Show signals a bold new movement
THIS IS NOT A TOY at the Design Exchange (234 Bay) to May 19. $16, stu/srs $13. 416-363-6121. See listing. Rating: NNNN
“Urban vinyl” toys emerged as an eclectic trend in the 1990s, when otaku culture, sci-fi, hip-hop, fashion, skate culture, graffiti – anything cutting-edge youth were consumed with – spawned an entirely new aesthetic in art and toy design.
The Design Exchange gave unprecedented freedom to This Is Not A Toy’s curators, among them Pharrell Williams (an avid collector), who’ve turned the space into a bold wonderland of obsessive dioramas and huge sculptural pieces. Pioneers Takashi Murakami, KAWS (aka Brian Donnelly) and Bill McMullen figure prominently.
Part merchandise, all art, urban vinyl uses the form of commercial toys and the branding savvy of high fashion to infect the traditionally bland aesthetic of children’s toys with grit, gangsta bling and ketamine-laced club kid humour.
The point, it seems, is to mix and match as wildly and cleverly as possible. Bart Simpson and Ronald McDonald figurines sport grills and chains, Star Wars storm trooper helmets get painted with KISS makeup.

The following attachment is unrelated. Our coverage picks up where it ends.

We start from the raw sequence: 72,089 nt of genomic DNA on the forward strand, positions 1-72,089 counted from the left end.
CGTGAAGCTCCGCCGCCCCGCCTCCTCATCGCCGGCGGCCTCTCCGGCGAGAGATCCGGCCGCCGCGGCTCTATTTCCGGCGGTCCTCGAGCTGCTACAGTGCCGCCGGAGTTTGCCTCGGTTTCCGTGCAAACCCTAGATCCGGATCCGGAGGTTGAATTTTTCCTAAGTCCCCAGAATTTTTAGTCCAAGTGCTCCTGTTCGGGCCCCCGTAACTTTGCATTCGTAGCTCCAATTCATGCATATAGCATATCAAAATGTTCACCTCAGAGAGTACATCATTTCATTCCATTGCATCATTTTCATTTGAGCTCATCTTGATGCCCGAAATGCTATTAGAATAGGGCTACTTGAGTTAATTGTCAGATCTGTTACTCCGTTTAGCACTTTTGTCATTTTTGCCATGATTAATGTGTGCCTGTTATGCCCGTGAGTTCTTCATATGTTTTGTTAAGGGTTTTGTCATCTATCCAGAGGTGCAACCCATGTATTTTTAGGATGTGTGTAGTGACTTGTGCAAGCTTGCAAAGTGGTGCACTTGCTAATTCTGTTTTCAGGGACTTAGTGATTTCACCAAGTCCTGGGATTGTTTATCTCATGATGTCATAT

Oddly, it works. There’s something truly awesome about McMullen’s giant At-At snow walker from The Empire Strikes Back modified to look like a classic Adidas shell-toe kick.
KAWS started as a graffiti artist modifying NYC billboards with his signature soft-skull logo. His transition from street writer to contemporary painter and sculptor is catalogued in detail here, that logo growing from a flat interloping presence on ads into the huge afromosia wood sculpture (entitled Better Knowing) that dominates this show.
The burgeoning collectibles industry is fed by Japanese companies that often commission limited-edition figurines. Toronto’s Kristen Weckworth and Steve Cober, the tireless force behind Magic Pony, contribute major dioramas culled from their vast collection, a hefty cross-section of the most interesting work of the last 15 years.
Like hip-hop artists, urban vinyl designers salvage the raw material of contemporary junk culture to recast objects in ways that rhyme with their experience. In doing so, they’ve forged a bold new movement.